Dim evening light made even weaker by a thick blanket of fog filtered through the densely packed foliage of the UC Botanical Garden’s redwood grove July 7. Charlie Parr has been hailed as one of the most important voices of the contemporary American folk scene. Looking at his hunched figure before his set, however, one would be hard-pressed to guess that the man was even a performer at all.
Parr, dressed in an oversized grey sweatshirt, cuffed baggy jeans exposing thin ankles and dusty, unlaced Converse, fit right in among the trees and beanie-clad audience members. Head hung down low over his guitar, shoulders gathered up around his ears, Parr looked as though he was trying to take up as little space as possible. He barely said “hello” to the audience — a group mostly composed of graying folksy types and young couples with children — before taking a seat on the humble wooden chair placed before him, his knobbly knees pressed tightly together.
The voice that ripped from Parr’s bent-over body sounded like it had been pulled straight from the belly of the earth, scorching the audience with all the smoulder and unyielding intensity of a coal fire.
Though the passion with which he sang suggested it, that first shocking song was not a Parr original, but a cover of “The Moonshiner,” an old folk tune. It was a pattern Parr continued throughout the night, intermixing his own music with traditional folk songs pulled from the “Anthology of American Folk Music,” the definitive volume of the genre.
Folk is the music Parr was raised on. His father had a “big wild kind of record collection” filled with blues, folk and country music. From the age of seven and a half onwards, Parr taught himself to play guitar based off those recordings. By the time he dropped out of high school in the 1980s, that love affair had turned obsessive enough that Parr went weekly to the club where his folk hero “Spider” John Koerner played.
In an interview with The Daily Californian, Parr summed up his passion for the genre succinctly: “It’s all I ever really cared about,” he said.
His attraction to folk, Parr says, is mainly driven by what he calls the genre’s “accessibility.”
“I can appreciate a lot of other kinds of music — classical music, jazz or rock ‘n’ roll,” he said, “But I don’t get the sense that I’m eligible to participate in all of that. … Folk music is all of ours. … Whether you like the music or not, it’s accessible to everybody.”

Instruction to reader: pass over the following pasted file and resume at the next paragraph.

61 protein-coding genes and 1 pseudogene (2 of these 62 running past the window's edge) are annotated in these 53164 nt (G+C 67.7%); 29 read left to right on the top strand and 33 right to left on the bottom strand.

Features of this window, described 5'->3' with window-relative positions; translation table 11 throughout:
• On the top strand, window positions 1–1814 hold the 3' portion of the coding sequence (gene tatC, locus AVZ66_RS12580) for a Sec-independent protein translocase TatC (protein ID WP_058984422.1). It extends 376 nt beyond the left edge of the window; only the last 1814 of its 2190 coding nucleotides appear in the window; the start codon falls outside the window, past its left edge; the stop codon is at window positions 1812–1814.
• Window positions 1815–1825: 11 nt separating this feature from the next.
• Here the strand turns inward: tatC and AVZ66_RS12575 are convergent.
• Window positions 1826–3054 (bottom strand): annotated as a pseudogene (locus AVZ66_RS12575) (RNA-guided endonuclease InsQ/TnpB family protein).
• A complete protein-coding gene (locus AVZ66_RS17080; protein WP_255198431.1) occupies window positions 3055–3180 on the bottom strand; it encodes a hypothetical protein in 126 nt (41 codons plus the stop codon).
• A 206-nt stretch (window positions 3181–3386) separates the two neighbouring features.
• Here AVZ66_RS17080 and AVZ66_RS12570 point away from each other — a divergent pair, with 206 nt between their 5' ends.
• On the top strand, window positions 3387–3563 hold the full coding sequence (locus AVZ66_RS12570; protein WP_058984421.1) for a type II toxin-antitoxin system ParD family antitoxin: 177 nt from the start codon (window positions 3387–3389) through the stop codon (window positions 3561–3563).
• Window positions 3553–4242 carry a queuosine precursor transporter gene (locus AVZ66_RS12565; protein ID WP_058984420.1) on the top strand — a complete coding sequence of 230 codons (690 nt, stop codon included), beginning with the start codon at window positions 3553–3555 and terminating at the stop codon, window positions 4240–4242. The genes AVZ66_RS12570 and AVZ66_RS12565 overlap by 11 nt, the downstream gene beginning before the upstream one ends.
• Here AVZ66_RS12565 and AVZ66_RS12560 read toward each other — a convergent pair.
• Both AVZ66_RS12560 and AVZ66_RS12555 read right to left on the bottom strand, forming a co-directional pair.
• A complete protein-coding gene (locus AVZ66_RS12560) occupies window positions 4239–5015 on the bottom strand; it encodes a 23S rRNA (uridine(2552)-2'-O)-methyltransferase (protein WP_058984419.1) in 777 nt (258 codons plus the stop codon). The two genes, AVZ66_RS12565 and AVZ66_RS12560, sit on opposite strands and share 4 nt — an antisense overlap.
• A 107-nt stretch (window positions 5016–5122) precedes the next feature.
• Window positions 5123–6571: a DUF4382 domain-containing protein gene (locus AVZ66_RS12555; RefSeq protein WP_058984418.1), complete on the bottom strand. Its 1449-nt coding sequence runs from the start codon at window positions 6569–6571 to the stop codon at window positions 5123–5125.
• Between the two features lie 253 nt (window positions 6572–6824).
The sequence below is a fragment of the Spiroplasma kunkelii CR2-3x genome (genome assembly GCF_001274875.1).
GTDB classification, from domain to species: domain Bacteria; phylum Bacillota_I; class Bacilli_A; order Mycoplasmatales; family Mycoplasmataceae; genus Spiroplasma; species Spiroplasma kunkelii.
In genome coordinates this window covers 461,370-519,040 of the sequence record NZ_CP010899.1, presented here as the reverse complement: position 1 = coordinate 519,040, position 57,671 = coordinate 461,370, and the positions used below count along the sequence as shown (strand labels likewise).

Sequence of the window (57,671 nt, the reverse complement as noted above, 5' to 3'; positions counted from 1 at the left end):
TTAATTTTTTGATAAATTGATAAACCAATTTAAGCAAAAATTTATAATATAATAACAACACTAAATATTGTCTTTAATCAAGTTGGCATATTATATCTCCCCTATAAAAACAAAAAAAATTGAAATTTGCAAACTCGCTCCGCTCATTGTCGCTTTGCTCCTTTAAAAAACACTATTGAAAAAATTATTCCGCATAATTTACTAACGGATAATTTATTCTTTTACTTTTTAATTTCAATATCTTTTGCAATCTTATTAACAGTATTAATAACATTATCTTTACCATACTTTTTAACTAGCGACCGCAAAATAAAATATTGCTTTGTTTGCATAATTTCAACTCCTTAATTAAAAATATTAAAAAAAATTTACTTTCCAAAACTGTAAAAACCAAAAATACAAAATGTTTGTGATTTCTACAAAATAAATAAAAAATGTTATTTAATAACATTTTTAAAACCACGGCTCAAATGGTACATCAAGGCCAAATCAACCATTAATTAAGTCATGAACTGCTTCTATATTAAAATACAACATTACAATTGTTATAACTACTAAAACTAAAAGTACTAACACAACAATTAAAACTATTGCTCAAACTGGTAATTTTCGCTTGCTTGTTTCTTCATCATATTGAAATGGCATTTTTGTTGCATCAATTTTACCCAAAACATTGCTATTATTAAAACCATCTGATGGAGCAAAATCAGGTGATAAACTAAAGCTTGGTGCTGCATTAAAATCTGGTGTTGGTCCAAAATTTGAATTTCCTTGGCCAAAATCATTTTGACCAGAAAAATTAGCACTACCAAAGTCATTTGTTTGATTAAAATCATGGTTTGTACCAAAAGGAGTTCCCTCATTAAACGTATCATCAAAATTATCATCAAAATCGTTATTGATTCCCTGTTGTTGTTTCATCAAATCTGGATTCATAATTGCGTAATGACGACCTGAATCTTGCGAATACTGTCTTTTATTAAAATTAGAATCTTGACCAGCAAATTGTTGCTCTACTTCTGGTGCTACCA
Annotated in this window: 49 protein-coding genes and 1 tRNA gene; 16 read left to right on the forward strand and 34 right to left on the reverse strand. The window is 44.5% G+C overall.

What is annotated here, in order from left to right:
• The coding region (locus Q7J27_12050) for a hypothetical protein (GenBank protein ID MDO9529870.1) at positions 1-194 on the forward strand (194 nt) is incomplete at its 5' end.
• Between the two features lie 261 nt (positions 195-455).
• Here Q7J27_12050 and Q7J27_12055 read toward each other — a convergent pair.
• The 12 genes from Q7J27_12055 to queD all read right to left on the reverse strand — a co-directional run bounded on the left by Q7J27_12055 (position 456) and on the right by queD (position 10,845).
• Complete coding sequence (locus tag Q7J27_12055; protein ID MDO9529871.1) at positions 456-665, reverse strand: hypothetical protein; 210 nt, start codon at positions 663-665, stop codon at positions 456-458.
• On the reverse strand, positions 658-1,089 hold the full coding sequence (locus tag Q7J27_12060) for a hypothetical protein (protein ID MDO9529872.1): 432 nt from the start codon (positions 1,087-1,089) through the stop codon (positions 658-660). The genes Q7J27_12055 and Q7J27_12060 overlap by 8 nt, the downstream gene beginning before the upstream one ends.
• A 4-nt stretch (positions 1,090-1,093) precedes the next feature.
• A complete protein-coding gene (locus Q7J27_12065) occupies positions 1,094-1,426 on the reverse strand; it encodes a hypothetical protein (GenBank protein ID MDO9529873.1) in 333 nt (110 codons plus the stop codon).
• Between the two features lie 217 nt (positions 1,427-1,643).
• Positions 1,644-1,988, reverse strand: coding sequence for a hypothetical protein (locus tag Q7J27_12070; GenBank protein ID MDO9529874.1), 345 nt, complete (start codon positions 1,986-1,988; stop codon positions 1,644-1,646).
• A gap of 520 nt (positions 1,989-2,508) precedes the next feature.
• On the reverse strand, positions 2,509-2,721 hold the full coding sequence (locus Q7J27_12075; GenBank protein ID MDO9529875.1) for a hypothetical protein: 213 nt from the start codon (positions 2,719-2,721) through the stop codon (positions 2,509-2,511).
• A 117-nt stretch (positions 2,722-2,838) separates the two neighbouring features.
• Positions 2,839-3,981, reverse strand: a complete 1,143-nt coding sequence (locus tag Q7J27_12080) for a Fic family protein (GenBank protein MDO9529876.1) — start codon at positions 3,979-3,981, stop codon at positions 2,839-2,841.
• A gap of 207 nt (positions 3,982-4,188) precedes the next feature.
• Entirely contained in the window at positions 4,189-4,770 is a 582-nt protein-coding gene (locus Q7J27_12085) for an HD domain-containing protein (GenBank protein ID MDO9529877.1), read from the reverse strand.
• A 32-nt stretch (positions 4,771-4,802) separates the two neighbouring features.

At Parr’s show in the redwood grove, the music was indeed everyone’s. During some of the more upbeat numbers, the audience rattled the wooden arena stomping in time with the music, creating a human metronome.
Before all of this sat Parr, awkward and clearly uncomfortable. In between songs, he filled the silence with what his Facebook page calls “pathologically deadpan” banter — weird little stories about why he doesn’t have a watch (it fell out of a hole in his sweatshirt pocket seven years ago and he hasn’t owned one since) or a brief reference to his father’s funeral.
“I’m trying to cut out this pesky talking thing during my sets,” Parr quipped at one point. The audience, their sparse laughs bubbling out from the wooden arena up into the trees, seemed to understand.
But when Parr’s fingers met the strings of his guitar, the halo of self-consciousness surrounding him dissolved into the cool evening air — revealing a man as honest, raw and earthy as the music itself.
Listening to Parr play live is like remembering a vision of America distantly forgotten. Humbly, his songs offer up the grit of the Dust Bowl, the earnest humility of backcountry living and the black, iron hardness of alcoholism, manual labor and death. It’s music unlike anything else produced today — sounding more like something heard off a dusty vinyl record excavated at a garage sale than music that can be downloaded off iTunes.
“I’m no poet,” writes Parr on his website. Maybe that’s true: His lyrics, humble and uncomplicated, take a backseat to his near-virtuosic guitar playing. But the experience of seeing Parr live in concert feels a bit closer to Emily Dickinson’s definition of the art form: “If I feel physically as if the top of my head were taken off, I know that is poetry.”
Charlie Parr is a musician unmatched by any other today. His art — revolutionary in its rawness and authenticity — is a seamless addition to the patchwork tapestry of American folk music. It’s been 13 years now that Parr has made a living as a professional musician. For the sake of the music industry and the genre, let’s hope he can continue for 13 more.